0
\$\begingroup\$

I implemented this code, looking at a dependency injection program as an example. I wanted to confirm with you all whether this implementation is the right way of doing the same.

namespace TestAsyncProjectWithDI
    {
            public interface IReadFileTypes
            {
                    void ReadUsingFileSteamAsync();
            }
            public class ReadfileFromSystem:   IReadFileTypes
            {
                private readonly StreamReader _reader =null;

                public ReadfileFromSystem(StreamReader reader)
                {
                    _reader = reader;
                }
                public async void ReadUsingFileSteamAsync()
                {
                    await Task.Run(()=> Console.WriteLine("Reading the content of File: {0}", _reader.ReadToEnd()));
                    Console.ReadLine();
                }
          }

        public class Builder
        {
                public  IReadFileTypes ReadFileTypes { get; set; }
                private string path = "C:\\Brackets\\Projects\\index2.html";

                public Builder()
                {
                    ReadFileTypes = new ReadfileFromSystem(new StreamReader(new FileStream(path, FileMode.Open, FileAccess.Read)));
                }
        }

        public class Program
        {
                private readonly IReadFileTypes _readFileTypes = null;

                public Program(IReadFileTypes readFileTypes)
                {
                    this._readFileTypes = readFileTypes;
                }
                public void FunctionInvoke()
                {
                    _readFileTypes.ReadUsingFileSteamAsync();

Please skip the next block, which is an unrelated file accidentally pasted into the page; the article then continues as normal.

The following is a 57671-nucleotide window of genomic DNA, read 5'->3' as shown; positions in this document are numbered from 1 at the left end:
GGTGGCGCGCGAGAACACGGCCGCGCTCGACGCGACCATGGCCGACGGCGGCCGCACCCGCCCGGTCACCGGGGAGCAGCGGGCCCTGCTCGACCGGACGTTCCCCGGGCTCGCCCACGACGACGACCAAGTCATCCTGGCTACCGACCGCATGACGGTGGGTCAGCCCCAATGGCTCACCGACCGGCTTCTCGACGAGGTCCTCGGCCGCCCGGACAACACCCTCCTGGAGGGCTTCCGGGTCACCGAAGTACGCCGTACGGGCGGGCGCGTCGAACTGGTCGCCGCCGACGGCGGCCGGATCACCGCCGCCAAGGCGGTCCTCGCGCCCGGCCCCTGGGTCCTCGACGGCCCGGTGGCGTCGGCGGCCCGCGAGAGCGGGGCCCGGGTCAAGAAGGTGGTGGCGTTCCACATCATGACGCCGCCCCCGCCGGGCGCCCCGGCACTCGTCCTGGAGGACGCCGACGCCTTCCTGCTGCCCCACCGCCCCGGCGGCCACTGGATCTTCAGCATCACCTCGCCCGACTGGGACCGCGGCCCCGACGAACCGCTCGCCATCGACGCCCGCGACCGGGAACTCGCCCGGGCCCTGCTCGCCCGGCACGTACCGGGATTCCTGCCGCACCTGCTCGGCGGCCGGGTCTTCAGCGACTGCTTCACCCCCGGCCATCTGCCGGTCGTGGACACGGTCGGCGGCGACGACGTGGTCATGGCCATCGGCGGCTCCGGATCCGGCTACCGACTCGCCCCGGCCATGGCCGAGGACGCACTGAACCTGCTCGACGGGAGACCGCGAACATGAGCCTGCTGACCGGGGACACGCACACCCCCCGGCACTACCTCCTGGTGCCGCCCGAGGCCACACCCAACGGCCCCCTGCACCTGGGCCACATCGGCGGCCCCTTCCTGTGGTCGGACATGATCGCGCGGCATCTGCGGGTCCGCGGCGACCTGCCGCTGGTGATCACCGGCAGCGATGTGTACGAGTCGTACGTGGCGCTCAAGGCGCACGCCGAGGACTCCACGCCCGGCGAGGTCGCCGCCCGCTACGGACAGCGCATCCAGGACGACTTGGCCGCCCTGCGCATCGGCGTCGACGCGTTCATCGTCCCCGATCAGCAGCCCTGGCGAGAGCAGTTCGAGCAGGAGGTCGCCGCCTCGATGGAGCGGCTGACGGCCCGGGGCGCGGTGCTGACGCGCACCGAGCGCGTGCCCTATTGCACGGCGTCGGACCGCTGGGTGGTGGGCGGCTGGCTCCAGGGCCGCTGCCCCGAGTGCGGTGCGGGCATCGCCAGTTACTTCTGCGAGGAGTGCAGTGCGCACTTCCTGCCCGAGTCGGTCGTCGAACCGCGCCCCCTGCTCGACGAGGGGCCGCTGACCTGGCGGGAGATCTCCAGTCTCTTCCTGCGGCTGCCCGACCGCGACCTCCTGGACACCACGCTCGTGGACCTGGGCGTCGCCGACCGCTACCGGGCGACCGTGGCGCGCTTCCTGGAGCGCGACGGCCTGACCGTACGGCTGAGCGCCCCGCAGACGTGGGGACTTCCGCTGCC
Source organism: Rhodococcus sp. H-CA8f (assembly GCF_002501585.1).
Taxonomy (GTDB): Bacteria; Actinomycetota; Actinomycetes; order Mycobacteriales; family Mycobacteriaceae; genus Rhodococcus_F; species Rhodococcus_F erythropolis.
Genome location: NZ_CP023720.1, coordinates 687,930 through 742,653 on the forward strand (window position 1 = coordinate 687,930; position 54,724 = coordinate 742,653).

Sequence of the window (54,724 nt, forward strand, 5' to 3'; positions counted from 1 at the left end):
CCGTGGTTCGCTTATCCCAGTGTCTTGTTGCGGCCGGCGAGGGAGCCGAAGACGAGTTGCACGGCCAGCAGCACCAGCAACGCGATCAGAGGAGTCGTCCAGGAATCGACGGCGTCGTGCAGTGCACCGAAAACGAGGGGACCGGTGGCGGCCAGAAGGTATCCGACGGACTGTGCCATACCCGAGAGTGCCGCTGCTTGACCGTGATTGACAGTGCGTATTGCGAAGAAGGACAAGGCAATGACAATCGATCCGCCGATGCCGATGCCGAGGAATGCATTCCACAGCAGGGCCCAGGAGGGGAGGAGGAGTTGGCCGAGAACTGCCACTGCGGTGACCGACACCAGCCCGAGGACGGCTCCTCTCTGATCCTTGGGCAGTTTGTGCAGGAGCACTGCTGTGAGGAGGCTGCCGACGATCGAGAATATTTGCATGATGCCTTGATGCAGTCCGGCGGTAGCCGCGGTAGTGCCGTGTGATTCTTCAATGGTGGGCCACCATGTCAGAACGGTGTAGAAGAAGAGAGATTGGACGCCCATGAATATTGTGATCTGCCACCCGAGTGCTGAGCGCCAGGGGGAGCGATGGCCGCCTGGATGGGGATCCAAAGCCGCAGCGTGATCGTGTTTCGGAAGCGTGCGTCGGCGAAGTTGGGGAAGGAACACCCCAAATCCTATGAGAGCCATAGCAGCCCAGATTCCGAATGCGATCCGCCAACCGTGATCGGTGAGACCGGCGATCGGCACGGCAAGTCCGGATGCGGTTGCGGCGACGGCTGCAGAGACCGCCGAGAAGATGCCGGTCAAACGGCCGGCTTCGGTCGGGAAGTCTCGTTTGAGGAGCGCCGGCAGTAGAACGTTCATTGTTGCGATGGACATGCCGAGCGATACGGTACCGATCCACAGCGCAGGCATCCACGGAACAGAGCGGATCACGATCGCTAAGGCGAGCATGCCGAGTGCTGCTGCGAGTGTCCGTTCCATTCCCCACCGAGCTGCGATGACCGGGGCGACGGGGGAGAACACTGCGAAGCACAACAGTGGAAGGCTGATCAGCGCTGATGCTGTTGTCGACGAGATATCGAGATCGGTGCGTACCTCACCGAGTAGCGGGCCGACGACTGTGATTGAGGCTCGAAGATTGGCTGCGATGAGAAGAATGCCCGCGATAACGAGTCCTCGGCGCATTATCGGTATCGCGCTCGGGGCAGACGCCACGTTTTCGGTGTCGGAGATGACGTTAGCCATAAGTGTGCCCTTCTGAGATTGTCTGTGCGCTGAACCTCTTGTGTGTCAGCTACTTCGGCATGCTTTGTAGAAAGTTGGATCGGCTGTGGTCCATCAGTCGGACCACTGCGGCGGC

}
        }

        //starting point of the class
        public class Default
        {
            static void Main(string[] args)
            {
                var build = new Builder();
                var obj = new Program(build.ReadFileTypes);
                obj.FunctionInvoke();
                Console.ReadLine();
            }
        }
    }
\$\endgroup\$
  • \$\begingroup\$ To make life easier for reviewers, please add sufficient context to your question. The more you tell us about what your code does and what the purpose of doing that is, the easier it will be for reviewers to help you. See also this meta question. \$\endgroup\$ – Ethan Bierlein May 14 '15 at 18:23
  • \$\begingroup\$ I have added additional details for the question \$\endgroup\$ – user1948304 May 14 '15 at 19:02
2
\$\begingroup\$

You have implemented dependency injection correctly. IReadFileTypes is injected into Program. In terms of the correctness of your example however, pretty much everything else is completely wrong! Don't worry though, we all have to start somewhere, so I will offer some tips. These tips might help you with this example, but if you want to improve, you should probably do some personal training/studying. Pluralsight is a really nice place to start. They have some beginner C# courses that you can do with a free trial. Anyway, on with the code review!


Streams implement IDisposable, and should always be disposed of when used. Typically this is done with using block.